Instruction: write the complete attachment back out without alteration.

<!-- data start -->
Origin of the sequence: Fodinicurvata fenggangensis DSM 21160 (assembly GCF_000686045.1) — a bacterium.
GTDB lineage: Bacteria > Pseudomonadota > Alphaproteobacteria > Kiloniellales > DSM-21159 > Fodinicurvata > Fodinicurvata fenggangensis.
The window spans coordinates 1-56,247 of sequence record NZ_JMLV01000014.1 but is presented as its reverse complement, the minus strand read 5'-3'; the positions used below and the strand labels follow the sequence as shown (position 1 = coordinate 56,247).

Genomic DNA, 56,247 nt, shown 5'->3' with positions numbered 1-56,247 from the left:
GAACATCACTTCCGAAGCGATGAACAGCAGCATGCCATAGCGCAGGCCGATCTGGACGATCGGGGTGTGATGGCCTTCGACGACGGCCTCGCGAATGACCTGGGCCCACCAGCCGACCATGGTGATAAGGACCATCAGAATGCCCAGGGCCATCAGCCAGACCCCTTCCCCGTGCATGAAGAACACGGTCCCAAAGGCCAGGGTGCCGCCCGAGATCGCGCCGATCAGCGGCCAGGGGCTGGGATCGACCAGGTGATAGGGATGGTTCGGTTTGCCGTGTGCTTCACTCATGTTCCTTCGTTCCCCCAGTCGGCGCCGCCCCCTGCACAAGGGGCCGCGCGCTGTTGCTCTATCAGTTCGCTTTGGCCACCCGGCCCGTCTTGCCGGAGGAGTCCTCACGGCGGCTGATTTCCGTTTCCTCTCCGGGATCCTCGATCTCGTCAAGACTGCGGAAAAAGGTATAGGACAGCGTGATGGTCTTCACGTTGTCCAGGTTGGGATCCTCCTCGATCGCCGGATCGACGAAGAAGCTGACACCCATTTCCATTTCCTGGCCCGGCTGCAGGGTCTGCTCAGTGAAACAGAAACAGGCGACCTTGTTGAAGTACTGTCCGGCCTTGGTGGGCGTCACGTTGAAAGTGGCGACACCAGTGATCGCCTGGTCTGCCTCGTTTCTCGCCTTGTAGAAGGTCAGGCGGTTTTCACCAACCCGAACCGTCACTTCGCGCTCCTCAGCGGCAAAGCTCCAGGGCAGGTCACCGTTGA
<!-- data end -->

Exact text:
Origin of the sequence: Fodinicurvata fenggangensis DSM 21160 (assembly GCF_000686045.1) — a bacterium.
GTDB lineage: Bacteria > Pseudomonadota > Alphaproteobacteria > Kiloniellales > DSM-21159 > Fodinicurvata > Fodinicurvata fenggangensis.
The window spans coordinates 1-56,247 of sequence record NZ_JMLV01000014.1 but is presented as its reverse complement, the minus strand read 5'-3'; the positions used below and the strand labels follow the sequence as shown (position 1 = coordinate 56,247).

Genomic DNA, 56,247 nt, shown 5'->3' with positions numbered 1-56,247 from the left:
GAACATCACTTCCGAAGCGATGAACAGCAGCATGCCATAGCGCAGGCCGATCTGGACGATCGGGGTGTGATGGCCTTCGACGACGGCCTCGCGAATGACCTGGGCCCACCAGCCGACCATGGTGATAAGGACCATCAGAATGCCCAGGGCCATCAGCCAGACCCCTTCCCCGTGCATGAAGAACACGGTCCCAAAGGCCAGGGTGCCGCCCGAGATCGCGCCGATCAGCGGCCAGGGGCTGGGATCGACCAGGTGATAGGGATGGTTCGGTTTGCCGTGTGCTTCACTCATGTTCCTTCGTTCCCCCAGTCGGCGCCGCCCCCTGCACAAGGGGCCGCGCGCTGTTGCTCTATCAGTTCGCTTTGGCCACCCGGCCCGTCTTGCCGGAGGAGTCCTCACGGCGGCTGATTTCCGTTTCCTCTCCGGGATCCTCGATCTCGTCAAGACTGCGGAAAAAGGTATAGGACAGCGTGATGGTCTTCACGTTGTCCAGGTTGGGATCCTCCTCGATCGCCGGATCGACGAAGAAGCTGACACCCATTTCCATTTCCTGGCCCGGCTGCAGGGTCTGCTCAGTGAAACAGAAACAGGCGACCTTGTTGAAGTACTGTCCGGCCTTGGTGGGCGTCACGTTGAAAGTGGCGACACCAGTGATCGCCTGGTCTGCCTCGTTTCTCGCCTTGTAGAAGGTCAGGCGGTTTTCACCAACCCGAACCGTCACTTCGCGCTCCTCAGCGGCAAAGCTCCAGGGCAGGTCACCGTTGA